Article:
How to Stop Religious Warfare
October 10, 2012
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by Nicholas Tampio
In the past few weeks, militants have tried to spark religious warfare around the world. In the United States, Nakoula Basseley Nakoula, a Coptic Christian, made and posted on YouTube a crude video mocking the Prophet Muhammad. In Libya, Muhammad Jamal Abu Ahmad, an Egyptian national with ties to al Qaeda, helped orchestrate the attack that killed U.S. Ambassador Christopher Stevens. Many Americans have emphasized that the U.S. is committed to the ideal of mutual respect among existential faiths (along with the right to free speech), and many Libyans have let the world know that those who attacked the U.S. embassy do not represent their country or Islam. And yet many people suspect that militants are planning further episodes to incite hatred and violence.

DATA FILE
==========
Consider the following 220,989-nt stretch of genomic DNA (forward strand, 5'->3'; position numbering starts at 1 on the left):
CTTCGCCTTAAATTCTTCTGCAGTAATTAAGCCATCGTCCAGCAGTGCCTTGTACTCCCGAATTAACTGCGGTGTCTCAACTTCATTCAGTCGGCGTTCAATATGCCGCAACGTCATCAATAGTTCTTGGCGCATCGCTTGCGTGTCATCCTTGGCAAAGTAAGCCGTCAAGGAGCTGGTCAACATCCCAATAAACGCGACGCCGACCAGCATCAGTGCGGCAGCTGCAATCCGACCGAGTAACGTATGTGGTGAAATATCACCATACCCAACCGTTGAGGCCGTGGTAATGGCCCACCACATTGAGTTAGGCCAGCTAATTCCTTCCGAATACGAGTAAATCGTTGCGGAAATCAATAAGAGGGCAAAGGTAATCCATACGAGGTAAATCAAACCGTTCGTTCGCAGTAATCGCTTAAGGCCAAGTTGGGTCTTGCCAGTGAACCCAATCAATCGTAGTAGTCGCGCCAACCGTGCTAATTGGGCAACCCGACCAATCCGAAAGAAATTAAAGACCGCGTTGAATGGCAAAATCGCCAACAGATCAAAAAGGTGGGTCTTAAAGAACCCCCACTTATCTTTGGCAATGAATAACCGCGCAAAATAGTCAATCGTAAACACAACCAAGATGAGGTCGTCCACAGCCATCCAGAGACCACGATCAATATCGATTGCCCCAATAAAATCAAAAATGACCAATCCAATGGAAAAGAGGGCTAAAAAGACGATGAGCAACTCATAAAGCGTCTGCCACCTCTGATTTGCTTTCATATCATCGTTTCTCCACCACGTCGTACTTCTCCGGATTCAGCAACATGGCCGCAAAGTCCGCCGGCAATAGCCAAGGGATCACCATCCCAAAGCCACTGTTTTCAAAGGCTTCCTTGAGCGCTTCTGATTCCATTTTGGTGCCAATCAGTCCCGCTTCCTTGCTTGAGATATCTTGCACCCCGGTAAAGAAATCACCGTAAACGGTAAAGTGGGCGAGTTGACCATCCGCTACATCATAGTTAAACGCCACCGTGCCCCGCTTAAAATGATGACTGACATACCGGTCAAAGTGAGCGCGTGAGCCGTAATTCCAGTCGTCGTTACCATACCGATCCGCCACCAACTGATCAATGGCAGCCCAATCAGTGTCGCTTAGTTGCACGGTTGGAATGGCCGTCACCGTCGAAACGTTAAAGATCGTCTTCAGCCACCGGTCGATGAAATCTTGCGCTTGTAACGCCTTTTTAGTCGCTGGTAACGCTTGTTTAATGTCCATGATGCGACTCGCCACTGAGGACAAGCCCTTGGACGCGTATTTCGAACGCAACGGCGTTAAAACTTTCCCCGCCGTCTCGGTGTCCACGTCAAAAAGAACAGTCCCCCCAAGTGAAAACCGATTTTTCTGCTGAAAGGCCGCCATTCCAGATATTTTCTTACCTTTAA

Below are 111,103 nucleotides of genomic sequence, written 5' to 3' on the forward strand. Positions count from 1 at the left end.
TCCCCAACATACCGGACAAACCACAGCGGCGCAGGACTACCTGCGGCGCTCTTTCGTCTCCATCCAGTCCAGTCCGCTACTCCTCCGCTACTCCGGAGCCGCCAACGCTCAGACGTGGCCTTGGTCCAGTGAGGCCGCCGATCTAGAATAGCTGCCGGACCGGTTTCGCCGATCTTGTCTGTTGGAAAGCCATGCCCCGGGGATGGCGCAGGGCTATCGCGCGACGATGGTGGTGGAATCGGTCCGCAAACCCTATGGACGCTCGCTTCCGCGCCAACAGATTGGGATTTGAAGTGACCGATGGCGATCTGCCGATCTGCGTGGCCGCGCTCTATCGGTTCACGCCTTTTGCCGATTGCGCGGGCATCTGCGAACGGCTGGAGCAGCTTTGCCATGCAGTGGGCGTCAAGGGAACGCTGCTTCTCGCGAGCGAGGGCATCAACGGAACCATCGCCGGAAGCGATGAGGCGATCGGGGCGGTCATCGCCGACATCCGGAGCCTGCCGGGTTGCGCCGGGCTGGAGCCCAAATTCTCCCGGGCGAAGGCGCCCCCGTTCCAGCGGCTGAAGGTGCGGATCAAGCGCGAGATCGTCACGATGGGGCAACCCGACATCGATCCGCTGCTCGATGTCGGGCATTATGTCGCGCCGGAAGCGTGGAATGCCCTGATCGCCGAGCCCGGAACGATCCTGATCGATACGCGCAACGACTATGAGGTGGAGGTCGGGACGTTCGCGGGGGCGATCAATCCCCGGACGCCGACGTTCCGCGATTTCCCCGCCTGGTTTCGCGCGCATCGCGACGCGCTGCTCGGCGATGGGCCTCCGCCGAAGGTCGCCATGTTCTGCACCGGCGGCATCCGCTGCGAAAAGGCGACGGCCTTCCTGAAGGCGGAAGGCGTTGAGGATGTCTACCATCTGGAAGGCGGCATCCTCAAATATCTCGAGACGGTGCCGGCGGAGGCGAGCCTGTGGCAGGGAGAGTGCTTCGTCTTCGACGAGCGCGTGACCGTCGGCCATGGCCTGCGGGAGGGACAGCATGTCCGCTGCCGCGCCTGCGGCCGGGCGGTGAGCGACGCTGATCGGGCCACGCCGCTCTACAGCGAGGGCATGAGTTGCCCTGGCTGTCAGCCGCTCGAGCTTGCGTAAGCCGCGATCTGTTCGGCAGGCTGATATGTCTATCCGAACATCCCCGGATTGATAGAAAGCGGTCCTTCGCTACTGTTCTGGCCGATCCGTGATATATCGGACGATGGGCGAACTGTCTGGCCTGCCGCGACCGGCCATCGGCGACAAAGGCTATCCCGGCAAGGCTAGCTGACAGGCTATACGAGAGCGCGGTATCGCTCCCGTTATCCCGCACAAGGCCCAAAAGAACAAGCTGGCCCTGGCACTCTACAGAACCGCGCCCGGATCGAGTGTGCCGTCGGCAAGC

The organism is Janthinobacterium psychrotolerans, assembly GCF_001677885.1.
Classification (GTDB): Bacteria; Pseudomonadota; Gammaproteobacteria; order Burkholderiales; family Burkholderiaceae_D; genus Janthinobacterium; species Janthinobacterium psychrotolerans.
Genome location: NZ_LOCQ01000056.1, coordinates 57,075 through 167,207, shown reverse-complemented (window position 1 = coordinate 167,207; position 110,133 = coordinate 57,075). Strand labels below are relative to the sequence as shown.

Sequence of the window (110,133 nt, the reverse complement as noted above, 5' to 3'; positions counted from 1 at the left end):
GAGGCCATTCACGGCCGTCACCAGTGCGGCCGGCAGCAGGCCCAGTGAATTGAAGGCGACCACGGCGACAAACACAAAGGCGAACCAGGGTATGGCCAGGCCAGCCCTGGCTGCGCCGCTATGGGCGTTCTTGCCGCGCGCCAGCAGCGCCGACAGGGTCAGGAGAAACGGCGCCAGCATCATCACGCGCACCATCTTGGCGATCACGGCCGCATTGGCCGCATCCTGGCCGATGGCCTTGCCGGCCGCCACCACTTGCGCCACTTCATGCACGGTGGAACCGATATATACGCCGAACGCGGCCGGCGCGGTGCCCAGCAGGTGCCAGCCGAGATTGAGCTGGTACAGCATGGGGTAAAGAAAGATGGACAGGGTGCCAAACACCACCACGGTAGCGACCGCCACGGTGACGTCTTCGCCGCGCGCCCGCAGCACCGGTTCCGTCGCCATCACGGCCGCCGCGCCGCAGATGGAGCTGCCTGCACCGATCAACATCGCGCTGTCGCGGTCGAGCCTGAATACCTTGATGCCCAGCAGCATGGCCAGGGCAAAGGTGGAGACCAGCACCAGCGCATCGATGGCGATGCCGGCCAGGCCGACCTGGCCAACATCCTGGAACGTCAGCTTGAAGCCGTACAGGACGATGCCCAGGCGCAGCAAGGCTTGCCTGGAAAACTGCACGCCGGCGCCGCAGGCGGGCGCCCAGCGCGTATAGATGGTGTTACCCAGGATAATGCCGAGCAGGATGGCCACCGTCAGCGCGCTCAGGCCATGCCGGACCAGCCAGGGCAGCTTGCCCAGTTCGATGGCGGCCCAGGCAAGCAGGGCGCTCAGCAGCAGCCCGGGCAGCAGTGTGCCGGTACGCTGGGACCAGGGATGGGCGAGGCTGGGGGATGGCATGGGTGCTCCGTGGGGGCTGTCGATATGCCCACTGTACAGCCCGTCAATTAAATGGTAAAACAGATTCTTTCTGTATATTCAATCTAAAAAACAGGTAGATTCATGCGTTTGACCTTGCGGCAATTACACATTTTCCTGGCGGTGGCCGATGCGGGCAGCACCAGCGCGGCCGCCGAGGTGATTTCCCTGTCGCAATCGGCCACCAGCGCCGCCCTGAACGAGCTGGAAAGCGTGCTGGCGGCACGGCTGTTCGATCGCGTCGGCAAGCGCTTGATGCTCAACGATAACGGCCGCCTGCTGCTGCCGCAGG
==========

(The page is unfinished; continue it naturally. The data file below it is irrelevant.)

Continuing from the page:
What can history teach us about stopping religious warfare?
Steven’s death calls to mind a pivotal event in European history: the Defenestration of Prague. In 1618, Protestant aristocrats threw Catholic diplomats out a window, and by the time the Thirty Years War had ended, 20 percent of the population of the Holy Roman Empire had been killed.
For the next two centuries, the political philosophers of the Enlightenment sought to develop a political order that would end sectarian violence. Radicals such as Baruch Spinoza argued for a secular politics and culture. Moderates such as John Locke argued that believers needed to reinterpret, not abandon, their religion. Radicals sparked the debates, but moderates enacted the lasting changes, including providing the intellectual foundation for the US Constitution.
Two lessons from the Enlightenment remain timely. . . . READ MORE